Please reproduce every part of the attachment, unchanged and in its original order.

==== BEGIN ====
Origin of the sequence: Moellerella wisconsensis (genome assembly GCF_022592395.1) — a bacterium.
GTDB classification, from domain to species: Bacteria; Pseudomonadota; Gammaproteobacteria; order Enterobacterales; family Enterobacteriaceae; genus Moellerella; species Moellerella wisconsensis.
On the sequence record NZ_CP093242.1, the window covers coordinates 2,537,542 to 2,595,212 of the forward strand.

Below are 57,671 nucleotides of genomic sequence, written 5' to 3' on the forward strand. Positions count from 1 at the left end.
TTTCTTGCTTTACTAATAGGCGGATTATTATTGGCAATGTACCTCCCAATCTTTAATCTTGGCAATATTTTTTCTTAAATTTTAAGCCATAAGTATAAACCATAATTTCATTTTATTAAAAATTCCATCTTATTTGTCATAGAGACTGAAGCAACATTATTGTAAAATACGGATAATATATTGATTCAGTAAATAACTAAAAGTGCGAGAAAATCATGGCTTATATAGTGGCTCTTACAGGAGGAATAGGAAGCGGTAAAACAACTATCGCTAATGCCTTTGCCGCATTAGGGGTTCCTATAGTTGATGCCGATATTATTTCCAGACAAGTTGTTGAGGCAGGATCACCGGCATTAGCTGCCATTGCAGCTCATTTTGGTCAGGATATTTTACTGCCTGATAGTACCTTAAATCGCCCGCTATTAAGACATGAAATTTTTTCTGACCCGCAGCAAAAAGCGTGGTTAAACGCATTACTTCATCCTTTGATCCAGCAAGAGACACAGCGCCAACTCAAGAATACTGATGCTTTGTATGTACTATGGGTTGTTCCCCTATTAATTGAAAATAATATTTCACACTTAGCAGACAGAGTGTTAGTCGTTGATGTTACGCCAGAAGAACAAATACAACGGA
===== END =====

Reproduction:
Origin of the sequence: Moellerella wisconsensis (genome assembly GCF_022592395.1) — a bacterium.
GTDB classification, from domain to species: Bacteria; Pseudomonadota; Gammaproteobacteria; order Enterobacterales; family Enterobacteriaceae; genus Moellerella; species Moellerella wisconsensis.
On the sequence record NZ_CP093242.1, the window covers coordinates 2,537,542 to 2,595,212 of the forward strand.

Below are 57,671 nucleotides of genomic sequence, written 5' to 3' on the forward strand. Positions count from 1 at the left end.
TTTCTTGCTTTACTAATAGGCGGATTATTATTGGCAATGTACCTCCCAATCTTTAATCTTGGCAATATTTTTTCTTAAATTTTAAGCCATAAGTATAAACCATAATTTCATTTTATTAAAAATTCCATCTTATTTGTCATAGAGACTGAAGCAACATTATTGTAAAATACGGATAATATATTGATTCAGTAAATAACTAAAAGTGCGAGAAAATCATGGCTTATATAGTGGCTCTTACAGGAGGAATAGGAAGCGGTAAAACAACTATCGCTAATGCCTTTGCCGCATTAGGGGTTCCTATAGTTGATGCCGATATTATTTCCAGACAAGTTGTTGAGGCAGGATCACCGGCATTAGCTGCCATTGCAGCTCATTTTGGTCAGGATATTTTACTGCCTGATAGTACCTTAAATCGCCCGCTATTAAGACATGAAATTTTTTCTGACCCGCAGCAAAAAGCGTGGTTAAACGCATTACTTCATCCTTTGATCCAGCAAGAGACACAGCGCCAACTCAAGAATACTGATGCTTTGTATGTACTATGGGTTGTTCCCCTATTAATTGAAAATAATATTTCACACTTAGCAGACAGAGTGTTAGTCGTTGATGTTACGCCAGAAGAACAAATACAACGGA